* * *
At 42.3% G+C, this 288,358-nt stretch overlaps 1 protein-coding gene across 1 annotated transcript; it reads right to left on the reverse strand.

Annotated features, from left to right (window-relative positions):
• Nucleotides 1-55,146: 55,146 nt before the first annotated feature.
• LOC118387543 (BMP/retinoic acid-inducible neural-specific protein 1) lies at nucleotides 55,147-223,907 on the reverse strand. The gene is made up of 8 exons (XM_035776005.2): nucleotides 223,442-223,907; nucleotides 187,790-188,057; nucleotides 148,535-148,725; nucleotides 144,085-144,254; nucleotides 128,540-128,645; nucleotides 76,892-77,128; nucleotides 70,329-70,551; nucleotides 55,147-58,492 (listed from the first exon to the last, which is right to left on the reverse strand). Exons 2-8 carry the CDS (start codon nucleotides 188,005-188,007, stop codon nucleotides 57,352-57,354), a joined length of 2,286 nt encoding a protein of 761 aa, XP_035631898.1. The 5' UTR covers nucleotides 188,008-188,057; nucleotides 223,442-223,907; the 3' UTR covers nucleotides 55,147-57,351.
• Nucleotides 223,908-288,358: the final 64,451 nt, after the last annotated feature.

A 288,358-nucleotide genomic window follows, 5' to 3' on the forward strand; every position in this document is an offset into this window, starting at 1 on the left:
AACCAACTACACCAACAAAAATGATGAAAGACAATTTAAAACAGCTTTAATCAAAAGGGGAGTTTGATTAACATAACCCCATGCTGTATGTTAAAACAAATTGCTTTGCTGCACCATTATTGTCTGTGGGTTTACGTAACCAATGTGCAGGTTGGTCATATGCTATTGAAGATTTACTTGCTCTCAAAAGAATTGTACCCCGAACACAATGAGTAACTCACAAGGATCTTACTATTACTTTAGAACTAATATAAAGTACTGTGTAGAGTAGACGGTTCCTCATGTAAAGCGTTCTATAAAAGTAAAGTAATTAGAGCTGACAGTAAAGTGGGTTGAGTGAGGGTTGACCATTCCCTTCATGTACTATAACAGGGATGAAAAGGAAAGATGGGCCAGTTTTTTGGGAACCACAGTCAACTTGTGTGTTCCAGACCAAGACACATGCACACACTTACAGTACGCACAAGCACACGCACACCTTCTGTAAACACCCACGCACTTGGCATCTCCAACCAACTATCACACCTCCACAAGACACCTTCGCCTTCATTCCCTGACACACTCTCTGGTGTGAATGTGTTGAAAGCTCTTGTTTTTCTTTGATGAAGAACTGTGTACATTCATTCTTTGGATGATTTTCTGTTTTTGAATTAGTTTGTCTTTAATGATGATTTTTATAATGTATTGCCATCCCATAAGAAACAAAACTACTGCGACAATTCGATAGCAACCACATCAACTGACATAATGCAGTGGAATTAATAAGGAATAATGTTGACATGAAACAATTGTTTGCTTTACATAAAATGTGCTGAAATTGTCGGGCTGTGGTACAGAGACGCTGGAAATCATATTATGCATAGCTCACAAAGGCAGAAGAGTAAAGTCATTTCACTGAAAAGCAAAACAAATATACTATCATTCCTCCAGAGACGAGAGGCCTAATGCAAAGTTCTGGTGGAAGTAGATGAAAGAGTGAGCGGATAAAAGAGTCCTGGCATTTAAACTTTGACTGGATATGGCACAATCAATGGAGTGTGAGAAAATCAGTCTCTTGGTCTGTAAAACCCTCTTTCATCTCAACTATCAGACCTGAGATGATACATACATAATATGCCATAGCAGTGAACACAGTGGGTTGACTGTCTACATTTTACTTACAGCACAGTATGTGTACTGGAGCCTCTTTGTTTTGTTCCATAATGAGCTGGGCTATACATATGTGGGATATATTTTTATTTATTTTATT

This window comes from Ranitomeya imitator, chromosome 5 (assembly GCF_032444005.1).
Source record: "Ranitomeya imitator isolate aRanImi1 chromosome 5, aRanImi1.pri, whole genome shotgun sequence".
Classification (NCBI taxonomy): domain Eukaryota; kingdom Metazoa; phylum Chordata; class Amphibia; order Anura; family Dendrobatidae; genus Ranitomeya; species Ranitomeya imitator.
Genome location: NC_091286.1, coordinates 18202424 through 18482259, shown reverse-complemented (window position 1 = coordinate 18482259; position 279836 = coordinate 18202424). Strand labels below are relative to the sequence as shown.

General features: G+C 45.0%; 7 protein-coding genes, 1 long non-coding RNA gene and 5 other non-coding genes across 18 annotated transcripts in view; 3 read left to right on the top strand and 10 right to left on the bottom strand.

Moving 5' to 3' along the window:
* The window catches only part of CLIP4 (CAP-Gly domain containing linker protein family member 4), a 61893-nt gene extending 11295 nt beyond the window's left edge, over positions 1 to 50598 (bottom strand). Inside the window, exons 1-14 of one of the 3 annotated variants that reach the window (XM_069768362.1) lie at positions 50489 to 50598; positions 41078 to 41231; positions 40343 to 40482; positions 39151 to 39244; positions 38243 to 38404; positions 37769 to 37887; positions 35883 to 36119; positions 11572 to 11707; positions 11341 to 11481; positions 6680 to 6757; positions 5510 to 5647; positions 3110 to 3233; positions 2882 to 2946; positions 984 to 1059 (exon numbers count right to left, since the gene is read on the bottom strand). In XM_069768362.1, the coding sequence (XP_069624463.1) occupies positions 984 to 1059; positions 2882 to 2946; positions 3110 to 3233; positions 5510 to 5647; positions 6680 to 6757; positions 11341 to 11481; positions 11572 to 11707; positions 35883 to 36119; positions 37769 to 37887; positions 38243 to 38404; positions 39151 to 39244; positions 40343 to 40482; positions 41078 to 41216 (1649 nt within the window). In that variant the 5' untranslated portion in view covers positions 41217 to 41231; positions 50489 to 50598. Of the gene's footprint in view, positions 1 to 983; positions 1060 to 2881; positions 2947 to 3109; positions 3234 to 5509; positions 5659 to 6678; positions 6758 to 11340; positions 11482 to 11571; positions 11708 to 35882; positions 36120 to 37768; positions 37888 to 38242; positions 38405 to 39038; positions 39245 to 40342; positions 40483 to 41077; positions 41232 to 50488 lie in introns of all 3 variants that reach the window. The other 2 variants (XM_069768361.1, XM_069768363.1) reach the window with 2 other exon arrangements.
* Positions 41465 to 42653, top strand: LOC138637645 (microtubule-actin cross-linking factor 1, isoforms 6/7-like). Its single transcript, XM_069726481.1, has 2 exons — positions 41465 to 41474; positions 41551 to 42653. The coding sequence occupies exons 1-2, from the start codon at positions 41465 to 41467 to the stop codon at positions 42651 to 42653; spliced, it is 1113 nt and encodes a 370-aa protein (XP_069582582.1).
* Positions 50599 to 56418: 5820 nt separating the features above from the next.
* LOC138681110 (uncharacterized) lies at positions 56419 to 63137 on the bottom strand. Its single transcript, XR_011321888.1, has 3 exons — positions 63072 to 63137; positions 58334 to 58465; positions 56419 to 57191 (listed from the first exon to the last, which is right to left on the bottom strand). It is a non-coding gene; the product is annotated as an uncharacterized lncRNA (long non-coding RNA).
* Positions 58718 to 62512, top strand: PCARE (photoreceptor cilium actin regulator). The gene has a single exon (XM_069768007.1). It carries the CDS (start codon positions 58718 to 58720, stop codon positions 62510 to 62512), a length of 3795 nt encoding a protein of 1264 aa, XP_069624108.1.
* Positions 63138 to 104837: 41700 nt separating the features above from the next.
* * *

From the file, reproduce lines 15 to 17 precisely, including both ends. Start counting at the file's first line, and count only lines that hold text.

* Positions 41465 to 42653, top strand: LOC138637645 (microtubule-actin cross-linking factor 1, isoforms 6/7-like). Its single transcript, XM_069726481.1, has 2 exons — positions 41465 to 41474; positions 41551 to 42653. The coding sequence occupies exons 1-2, from the start codon at positions 41465 to 41467 to the stop codon at positions 42651 to 42653; spliced, it is 1113 nt and encodes a 370-aa protein (XP_069582582.1).
* Positions 50599 to 56418: 5820 nt separating the features above from the next.
* LOC138681110 (uncharacterized) lies at positions 56419 to 63137 on the bottom strand. Its single transcript, XR_011321888.1, has 3 exons — positions 63072 to 63137; positions 58334 to 58465; positions 56419 to 57191 (listed from the first exon to the last, which is right to left on the bottom strand). It is a non-coding gene; the product is annotated as an uncharacterized lncRNA (long non-coding RNA).